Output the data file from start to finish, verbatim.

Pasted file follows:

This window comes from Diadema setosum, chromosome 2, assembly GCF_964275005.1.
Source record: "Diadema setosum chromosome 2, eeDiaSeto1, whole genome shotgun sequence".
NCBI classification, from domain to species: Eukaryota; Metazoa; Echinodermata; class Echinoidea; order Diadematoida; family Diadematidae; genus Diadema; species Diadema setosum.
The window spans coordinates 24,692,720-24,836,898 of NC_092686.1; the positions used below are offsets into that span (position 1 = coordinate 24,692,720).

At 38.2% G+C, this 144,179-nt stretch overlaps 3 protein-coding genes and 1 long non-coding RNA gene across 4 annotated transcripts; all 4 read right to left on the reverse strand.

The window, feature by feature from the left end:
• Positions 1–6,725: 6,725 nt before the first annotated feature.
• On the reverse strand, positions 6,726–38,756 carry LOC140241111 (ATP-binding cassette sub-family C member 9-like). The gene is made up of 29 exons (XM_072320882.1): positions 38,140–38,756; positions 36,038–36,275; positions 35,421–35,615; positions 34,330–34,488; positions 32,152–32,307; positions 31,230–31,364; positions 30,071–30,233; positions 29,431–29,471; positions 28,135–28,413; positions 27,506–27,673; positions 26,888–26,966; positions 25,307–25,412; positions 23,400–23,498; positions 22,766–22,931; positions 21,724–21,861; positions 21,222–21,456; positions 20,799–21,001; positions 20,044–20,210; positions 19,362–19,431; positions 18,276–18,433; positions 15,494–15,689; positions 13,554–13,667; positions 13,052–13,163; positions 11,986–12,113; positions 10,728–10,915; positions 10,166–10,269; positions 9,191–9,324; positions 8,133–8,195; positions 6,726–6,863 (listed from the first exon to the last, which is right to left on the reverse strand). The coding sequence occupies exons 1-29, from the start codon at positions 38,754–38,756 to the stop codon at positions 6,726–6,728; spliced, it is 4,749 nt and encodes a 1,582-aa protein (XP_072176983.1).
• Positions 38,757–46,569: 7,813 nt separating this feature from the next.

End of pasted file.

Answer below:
This window comes from Diadema setosum, chromosome 2, assembly GCF_964275005.1.
Source record: "Diadema setosum chromosome 2, eeDiaSeto1, whole genome shotgun sequence".
NCBI classification, from domain to species: Eukaryota; Metazoa; Echinodermata; class Echinoidea; order Diadematoida; family Diadematidae; genus Diadema; species Diadema setosum.
The window spans coordinates 24,692,720-24,836,898 of NC_092686.1; the positions used below are offsets into that span (position 1 = coordinate 24,692,720).

At 38.2% G+C, this 144,179-nt stretch overlaps 3 protein-coding genes and 1 long non-coding RNA gene across 4 annotated transcripts; all 4 read right to left on the reverse strand.

The window, feature by feature from the left end:
• Positions 1–6,725: 6,725 nt before the first annotated feature.
• On the reverse strand, positions 6,726–38,756 carry LOC140241111 (ATP-binding cassette sub-family C member 9-like). The gene is made up of 29 exons (XM_072320882.1): positions 38,140–38,756; positions 36,038–36,275; positions 35,421–35,615; positions 34,330–34,488; positions 32,152–32,307; positions 31,230–31,364; positions 30,071–30,233; positions 29,431–29,471; positions 28,135–28,413; positions 27,506–27,673; positions 26,888–26,966; positions 25,307–25,412; positions 23,400–23,498; positions 22,766–22,931; positions 21,724–21,861; positions 21,222–21,456; positions 20,799–21,001; positions 20,044–20,210; positions 19,362–19,431; positions 18,276–18,433; positions 15,494–15,689; positions 13,554–13,667; positions 13,052–13,163; positions 11,986–12,113; positions 10,728–10,915; positions 10,166–10,269; positions 9,191–9,324; positions 8,133–8,195; positions 6,726–6,863 (listed from the first exon to the last, which is right to left on the reverse strand). The coding sequence occupies exons 1-29, from the start codon at positions 38,754–38,756 to the stop codon at positions 6,726–6,728; spliced, it is 4,749 nt and encodes a 1,582-aa protein (XP_072176983.1).
• Positions 38,757–46,569: 7,813 nt separating this feature from the next.